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For the rich help of books he always took,
Though his own searching mind before
Was so with notions written o'er
As much as they could ever teach.
And all their sacred motions steer,
Just like the first and highest sphere, Which wheels about, and turns all heaven one way. With as much zeal, devotion, piety, He always lived, as other saints do die. Still with his soul severe account he kept,
Weeping all debts out ere he slept: Then down in peace and innocence he lay,
Like the sun's laborious light,
Which still in water sets at night, Unsullied with his journey of the day. Wondrous young man! why wert thou made so good, To be snatch'd hence ere better understood ? Snatch'd before half of thee enough was seen !
Thou ripe, and yet thy life but green! Nor could thy friends take their last sad farewell;
But danger and infectious death
Maliciously seized on that breath Where life, spirit, pleasure always used to dwell. But happy thou, ta’en from this frantic age, Where ignorance and hypocrisy does rage! A fitter time for heaven no soul ere chose,
The place now only free from those.
There 'mong the bless'd thou dost for ever shine,
And wheresoe'er thou cast'st thy view,
Upon that white and radiant crew, Seest not a soul clothed with more light than thine. And, if the glorious saints cease not to know Their wretched friends who fight with life below, Thy flame to me does still the same abide,
Only more pure and rarefied. There, whilst immortal hymns thou dost rehearse,
Thou dost with holy pity see
Our dull and earthly poesy, Where grief and misery can be join'd with verse.
A Monody, to the Memory of Mr. Pope.
IN IMITATION OF MILTON'S LYCIDAS,
SORROWING I catch the reed, and call the Muse;
* Mr. Pope died in the year 1744; this poem was then written, and pablished first in the year 1747.
Yet ah! ye are not dead, Celestial Maids; Immortal as ye are, ye may not die : Nor is it meet ye fly these pensive glades, Ere round his laureate hearse ye heave the sigh. Stay then a while, oh stay, ye fleeting fair; Revisit yet, nor hallow'd Hippocrene, Nor Thespiæ’s grove; till with harmonious teen Ye soothe his shade, and slowly dittied air. Such tribute pour’d, again ye may repair To what loved haunt ye whilom did elect; Whether Lycæus, or that mountain fair, Trim Mænalus, with piny verdure deck’d. But now it boots ye not in these to stray, Or yet Cyllene's hoary shade to choose, Or where mild Ladon's welling waters play. Forego each vain excuse,
[join And haste to Thames's shores; for Thames shall Our sad society, and passing mourn, The tears fast trickling o'er his silver urn. And, when the Poet's widow'd grot he laves, His reed-crown'd locks shall shake, his head
shall bow, His tide no more in eddies blithe shall rove, But creep soft by with long drawn murmurs slow. For oft the mighty.master roused his waves With martial notes, or lulld with strain of love: He must not now in brisk meanders flow Gamesome, and kiss the sadly silent shore, Without the loan of some poetic woe.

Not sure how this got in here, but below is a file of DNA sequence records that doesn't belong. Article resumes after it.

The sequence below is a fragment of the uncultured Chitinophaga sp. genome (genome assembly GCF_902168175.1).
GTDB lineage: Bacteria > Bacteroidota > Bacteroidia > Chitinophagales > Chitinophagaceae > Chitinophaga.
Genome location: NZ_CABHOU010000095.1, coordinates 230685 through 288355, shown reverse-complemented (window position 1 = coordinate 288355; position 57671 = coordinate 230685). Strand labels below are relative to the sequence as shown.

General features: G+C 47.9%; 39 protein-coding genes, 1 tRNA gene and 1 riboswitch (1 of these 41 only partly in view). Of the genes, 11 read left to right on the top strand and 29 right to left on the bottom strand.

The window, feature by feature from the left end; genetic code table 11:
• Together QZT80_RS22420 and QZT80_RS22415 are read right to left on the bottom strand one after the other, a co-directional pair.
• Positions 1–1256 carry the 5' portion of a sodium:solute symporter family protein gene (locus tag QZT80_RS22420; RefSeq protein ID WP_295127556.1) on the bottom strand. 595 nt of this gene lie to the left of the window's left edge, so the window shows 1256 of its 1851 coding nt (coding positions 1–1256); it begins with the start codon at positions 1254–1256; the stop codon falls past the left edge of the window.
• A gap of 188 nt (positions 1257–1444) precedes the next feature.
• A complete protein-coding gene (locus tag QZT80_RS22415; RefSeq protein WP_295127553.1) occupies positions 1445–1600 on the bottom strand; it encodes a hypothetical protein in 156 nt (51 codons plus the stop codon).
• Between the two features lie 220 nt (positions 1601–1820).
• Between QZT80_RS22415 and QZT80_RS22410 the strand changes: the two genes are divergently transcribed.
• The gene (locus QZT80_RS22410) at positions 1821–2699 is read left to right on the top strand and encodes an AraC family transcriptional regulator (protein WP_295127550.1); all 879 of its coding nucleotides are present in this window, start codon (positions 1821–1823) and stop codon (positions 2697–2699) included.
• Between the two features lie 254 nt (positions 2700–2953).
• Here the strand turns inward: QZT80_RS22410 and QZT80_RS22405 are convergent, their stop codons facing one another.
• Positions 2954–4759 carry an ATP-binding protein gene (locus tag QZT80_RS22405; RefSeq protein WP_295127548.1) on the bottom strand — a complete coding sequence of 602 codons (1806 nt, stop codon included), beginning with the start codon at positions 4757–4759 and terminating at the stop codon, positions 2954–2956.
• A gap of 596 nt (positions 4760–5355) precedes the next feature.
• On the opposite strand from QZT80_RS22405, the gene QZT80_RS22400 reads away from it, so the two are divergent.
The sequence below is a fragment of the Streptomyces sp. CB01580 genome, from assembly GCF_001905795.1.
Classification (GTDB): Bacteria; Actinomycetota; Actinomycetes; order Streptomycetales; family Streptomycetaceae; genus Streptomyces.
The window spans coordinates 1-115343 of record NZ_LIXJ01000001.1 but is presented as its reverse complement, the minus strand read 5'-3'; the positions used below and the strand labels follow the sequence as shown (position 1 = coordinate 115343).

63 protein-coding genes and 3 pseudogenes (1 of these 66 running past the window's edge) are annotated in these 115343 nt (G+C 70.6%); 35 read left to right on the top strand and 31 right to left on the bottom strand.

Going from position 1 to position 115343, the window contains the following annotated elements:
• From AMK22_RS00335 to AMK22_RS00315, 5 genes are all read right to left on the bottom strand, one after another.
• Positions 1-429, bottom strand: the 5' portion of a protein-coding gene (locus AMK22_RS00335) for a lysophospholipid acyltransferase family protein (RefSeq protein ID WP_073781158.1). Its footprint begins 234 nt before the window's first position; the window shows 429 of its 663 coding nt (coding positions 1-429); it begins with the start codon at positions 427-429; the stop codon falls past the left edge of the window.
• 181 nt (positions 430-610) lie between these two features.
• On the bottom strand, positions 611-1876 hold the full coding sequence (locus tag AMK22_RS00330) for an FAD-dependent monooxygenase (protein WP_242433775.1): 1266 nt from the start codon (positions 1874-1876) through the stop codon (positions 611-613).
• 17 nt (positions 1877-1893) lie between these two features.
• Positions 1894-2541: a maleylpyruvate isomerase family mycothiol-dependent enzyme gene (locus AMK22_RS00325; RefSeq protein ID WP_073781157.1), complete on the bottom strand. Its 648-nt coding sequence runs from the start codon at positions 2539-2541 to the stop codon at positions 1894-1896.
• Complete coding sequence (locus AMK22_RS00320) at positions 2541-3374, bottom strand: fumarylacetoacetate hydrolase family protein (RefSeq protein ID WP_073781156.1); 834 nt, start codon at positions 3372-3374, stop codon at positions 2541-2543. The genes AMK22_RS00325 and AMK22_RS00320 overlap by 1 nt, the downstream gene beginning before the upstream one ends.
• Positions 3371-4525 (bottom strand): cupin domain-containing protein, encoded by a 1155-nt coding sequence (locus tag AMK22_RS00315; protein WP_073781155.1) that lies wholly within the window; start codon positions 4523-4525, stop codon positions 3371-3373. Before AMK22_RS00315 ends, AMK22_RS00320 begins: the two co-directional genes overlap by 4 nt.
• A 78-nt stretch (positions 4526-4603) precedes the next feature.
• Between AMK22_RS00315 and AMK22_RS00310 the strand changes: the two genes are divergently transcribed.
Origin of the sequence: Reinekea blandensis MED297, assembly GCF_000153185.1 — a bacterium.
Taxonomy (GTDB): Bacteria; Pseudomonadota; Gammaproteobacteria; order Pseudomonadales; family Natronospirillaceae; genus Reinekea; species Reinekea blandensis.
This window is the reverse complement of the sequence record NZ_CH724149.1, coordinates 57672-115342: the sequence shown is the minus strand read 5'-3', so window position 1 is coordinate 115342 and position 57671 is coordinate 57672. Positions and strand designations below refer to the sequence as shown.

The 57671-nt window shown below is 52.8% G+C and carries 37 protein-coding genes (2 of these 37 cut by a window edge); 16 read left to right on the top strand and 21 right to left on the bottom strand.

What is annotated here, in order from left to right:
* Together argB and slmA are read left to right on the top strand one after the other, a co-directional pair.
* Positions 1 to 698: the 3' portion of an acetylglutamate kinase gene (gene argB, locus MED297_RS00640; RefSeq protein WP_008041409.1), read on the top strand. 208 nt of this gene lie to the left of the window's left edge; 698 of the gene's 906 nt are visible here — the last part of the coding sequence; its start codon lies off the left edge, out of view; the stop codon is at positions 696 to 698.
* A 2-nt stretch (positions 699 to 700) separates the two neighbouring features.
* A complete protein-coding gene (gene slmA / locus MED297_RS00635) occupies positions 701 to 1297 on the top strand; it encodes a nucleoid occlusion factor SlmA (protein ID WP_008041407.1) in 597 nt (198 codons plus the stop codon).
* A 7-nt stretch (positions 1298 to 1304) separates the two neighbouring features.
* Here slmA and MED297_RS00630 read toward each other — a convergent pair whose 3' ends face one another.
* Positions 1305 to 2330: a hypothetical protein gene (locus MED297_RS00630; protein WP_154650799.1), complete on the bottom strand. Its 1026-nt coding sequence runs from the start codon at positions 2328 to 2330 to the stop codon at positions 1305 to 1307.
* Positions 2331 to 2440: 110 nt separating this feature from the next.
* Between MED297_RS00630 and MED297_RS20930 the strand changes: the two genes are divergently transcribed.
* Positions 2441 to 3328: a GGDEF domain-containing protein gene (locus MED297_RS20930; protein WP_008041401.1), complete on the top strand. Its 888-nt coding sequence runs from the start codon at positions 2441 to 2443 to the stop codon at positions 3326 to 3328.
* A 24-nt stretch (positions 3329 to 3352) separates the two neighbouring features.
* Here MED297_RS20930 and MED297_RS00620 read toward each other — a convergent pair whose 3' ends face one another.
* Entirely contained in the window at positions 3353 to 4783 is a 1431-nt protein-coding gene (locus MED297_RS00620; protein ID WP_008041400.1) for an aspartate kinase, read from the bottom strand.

Say first, Sicilian Muse, For, with thy sisters thou didst weeping stand In silent circle at the solemn scene,
[wand, When Death approach'd and waved his ebon Say how each laurel droop'd its withering green?
How, in yon grot, each silver trickling spring
Grete clerk of Fame' is house, whose excellence Maie wele befitt thilk place of eminence, Mickle of wele betide thy houres last, For mich gode wirkè to me don and past. For syn the days whereas my lyre ben strongen, And deftly many a mery laie I songen, Old Time, which alle things don maliciously Gnawen with rusty tooth continually, Gnattrid my lines, that they all cancrid ben, Till at the last thou smoothen-'hem hast again; Sithence full semely gliden my rimes rude, As (if fitteth thilk similitude), Whànnè shallow brook yrenneth hobling on, Ovir rough stones it makith full rough song; But, them stones removen, this lite rivere Stealith forth by, making plesaunt murmere: So my sely rymes, whoso may them note, Thou makist everichone to ren right sote ;
* Tityrus, &c.] i.e. acer, a name frequently given him by Spenser. See Shep. Cal. Ec. 2, 6, 12, and elsewhere.
And in thy verse entunist so fetisely,
He ceased his homely rhyme;
*+ Ah! luckless swain, alas ! how art thou lorn, Who once like me couldst frame thy pipe to
play Shepherd's devise, and chear the lingering morn: Ne bush, ne breere, but learnt thy roundelay, Ah plight too sore such worth to equal right! Ah worth too high to meet such piteous plight!
* But I nought strive, poor Colin, to compare My Hobbin's or my Thenot's rustic skill To thy deft swains', whose dapper ditties rare
Surpass aughtelse of quaintest shepherd's quill. E'en Roman Tityrus, that peerless wight, Mote yield to thee for dainties of delight.
Eke when in Fable's flowery paths you stray'd, Masking in cunning feints Truth's splendent face; Ne Sylph, ne Sylphid, but due tendance paid, To shield Belinda's lock from felon base,
• Colin Clout,] i. e. Spenser, which name he gives himself throughout bis works.
+ The two first stanzas of this speech, as they relate to Pastoral, are written in the measure which Spenser uses in the first eclogue of the Shepherd's Calendar: the rest, where he speaks of fable, are in the stanza of the Faery Queene.